Illustration showing a pancreas with pancreatic cancer highlighted in red.

Researchers from the Memorial Sloan Kettering Cancer Center (MSKCC) have shown that an experimental investigational mRNA-based vaccine candidate shows potential to stimulate the immune system which may reduce the risk of pancreatic cancer returning after surgery. In new results from a Phase I trial, the candidate, autogene cevumeran, activated immune cells that persisted in some patients for up to three years after treatment.

Results of the trial were presented Sunday at the AACR Annual Meeting that will continue through April 10 in San Diego. Earlier positive results, published last May in Nature, showed that the vaccine was well tolerated and activated immune cells in half of the patients.

“Current treatment options for pancreatic cancer remain very limited, and only about 12% of patients survive five years after diagnosis,” said pancreatic cancer researcher Vinod P. Balachandran, MD, a member of the Human Oncology and Pathogenesis Program at MSKCC. “We are encouraged by our latest findings, which continue to support exploring autogene cevumeran as an approach to treat pancreatic cancer in the post-surgical, adjuvant setting.”

The candidate vaccine was developed via a collaboration between immunotherapy biotech BioNTech and Roche Group company Genentech. For this trial, every vaccine was custom-made to match the mutational profile of each patient’s tumor. The bespoke approach is intended to train the patients’ T cells to specifically recognize the proteins found in their individual pancreatic tumors as a means to activate the T cells to identify the cancer cells as foreign allowing it to be protective of cancer recurrence.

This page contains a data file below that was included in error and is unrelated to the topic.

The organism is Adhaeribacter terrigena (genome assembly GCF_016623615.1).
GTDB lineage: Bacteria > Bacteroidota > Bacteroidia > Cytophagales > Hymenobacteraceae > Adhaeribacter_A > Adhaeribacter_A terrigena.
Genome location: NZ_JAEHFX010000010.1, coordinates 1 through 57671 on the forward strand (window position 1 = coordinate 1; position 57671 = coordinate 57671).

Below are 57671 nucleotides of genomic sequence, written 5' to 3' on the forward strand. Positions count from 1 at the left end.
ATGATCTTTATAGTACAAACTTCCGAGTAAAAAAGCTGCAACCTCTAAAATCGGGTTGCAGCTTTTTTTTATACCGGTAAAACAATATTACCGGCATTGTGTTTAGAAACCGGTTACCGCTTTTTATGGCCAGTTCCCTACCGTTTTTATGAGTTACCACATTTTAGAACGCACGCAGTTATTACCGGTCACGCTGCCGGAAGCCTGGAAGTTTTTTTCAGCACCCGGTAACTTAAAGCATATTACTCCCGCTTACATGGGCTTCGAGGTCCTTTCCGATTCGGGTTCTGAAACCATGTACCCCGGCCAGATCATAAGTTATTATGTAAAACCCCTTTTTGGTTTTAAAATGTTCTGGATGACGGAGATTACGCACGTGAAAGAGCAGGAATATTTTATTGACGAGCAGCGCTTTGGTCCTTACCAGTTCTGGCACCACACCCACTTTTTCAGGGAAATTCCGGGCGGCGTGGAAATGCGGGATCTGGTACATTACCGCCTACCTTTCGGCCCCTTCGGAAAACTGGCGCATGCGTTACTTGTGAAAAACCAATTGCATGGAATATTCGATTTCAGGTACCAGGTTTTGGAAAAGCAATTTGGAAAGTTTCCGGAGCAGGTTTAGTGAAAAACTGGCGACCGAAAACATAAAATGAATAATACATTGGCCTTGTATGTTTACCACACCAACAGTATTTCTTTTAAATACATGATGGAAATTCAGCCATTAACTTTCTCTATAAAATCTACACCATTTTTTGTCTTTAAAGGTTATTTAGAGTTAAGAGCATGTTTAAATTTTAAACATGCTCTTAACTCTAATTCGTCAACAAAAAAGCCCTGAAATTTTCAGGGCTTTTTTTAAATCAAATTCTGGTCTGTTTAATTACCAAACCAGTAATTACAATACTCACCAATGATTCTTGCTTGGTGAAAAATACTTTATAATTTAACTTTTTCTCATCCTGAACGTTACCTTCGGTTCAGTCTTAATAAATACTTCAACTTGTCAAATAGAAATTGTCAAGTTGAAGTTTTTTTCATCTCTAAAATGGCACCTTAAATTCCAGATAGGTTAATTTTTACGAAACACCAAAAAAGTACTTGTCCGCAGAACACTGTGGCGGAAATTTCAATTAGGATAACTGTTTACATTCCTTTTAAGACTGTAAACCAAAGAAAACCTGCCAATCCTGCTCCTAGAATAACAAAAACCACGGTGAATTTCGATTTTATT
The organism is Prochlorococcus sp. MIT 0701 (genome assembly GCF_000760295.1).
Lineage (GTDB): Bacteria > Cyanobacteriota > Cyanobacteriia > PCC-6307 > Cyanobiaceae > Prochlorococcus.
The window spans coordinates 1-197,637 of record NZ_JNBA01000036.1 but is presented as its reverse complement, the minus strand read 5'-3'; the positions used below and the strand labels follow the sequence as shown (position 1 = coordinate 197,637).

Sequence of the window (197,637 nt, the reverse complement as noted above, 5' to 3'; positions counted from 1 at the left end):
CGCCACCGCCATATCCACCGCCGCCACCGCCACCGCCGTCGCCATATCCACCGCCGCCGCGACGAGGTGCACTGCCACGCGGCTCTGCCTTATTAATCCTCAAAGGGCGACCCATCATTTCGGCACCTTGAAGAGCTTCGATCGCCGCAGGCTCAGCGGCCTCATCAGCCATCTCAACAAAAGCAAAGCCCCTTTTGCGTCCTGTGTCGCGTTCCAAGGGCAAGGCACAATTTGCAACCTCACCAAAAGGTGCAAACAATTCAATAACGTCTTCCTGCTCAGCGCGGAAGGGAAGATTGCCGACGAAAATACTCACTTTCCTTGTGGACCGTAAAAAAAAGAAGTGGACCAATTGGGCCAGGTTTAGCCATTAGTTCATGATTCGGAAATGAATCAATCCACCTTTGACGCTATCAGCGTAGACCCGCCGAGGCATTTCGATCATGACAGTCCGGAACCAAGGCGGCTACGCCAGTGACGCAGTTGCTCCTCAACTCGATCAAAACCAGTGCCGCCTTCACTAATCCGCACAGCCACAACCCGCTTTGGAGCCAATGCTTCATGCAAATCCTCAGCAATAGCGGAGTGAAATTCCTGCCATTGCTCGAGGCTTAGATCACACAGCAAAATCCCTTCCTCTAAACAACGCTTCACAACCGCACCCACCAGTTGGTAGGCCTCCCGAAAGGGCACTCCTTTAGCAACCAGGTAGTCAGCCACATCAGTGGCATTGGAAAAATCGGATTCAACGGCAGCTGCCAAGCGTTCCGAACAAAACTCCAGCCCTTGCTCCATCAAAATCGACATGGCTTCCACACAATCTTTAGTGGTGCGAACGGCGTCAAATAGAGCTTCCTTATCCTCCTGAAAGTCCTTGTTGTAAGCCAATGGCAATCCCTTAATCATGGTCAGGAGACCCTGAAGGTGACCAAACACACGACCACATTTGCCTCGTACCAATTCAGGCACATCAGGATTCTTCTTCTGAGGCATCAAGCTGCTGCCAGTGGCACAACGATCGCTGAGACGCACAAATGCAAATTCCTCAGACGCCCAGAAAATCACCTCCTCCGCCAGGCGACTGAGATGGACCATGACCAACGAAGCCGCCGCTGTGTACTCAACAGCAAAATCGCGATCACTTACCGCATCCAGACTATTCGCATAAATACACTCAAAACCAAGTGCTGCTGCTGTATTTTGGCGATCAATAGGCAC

Following on the research published last year in Nature, the team has continued to follow patients to track their response to the vaccine. At this three-year median follow-up, the investigators continue to observe robust immune response in patients that was activated by the vaccine. Blood analysis of patients enrolled in the trial showed the 98% of the T cells that were specifically activated by autogene cevumeran were not found in patients prior to receiving the vaccine.

Further, in more than 80% of the patients, the vaccine-induced T cells remained in patients’ bodies from two to three years after being vaccinated. This persistence resulted in delayed disease recurrence and only two of the eight patients exhibiting immune response from the vaccine experience disease relapse during the follow-up period. In patients who did not respond to the vaccine, seven of eight saw their cancer return during in the ensuing three years. While these results are promising the investigators noted that they could not precisely determine whether the vaccine caused this delay in disease recurrence and will focus on this question in future work.

Meanwhile, Genentech and BioNTech are evaluating the efficacy and safety of autogene ceveumeran as an adjuvant therapy compared to the current standard regimen of chemotherapy, with the goal of the Phase II trial being a reduction in pancreatic cancer returning after the tumor is surgically removed. The trial aims to enroll a total of 260 patients at sites around the world, including MSKCC.

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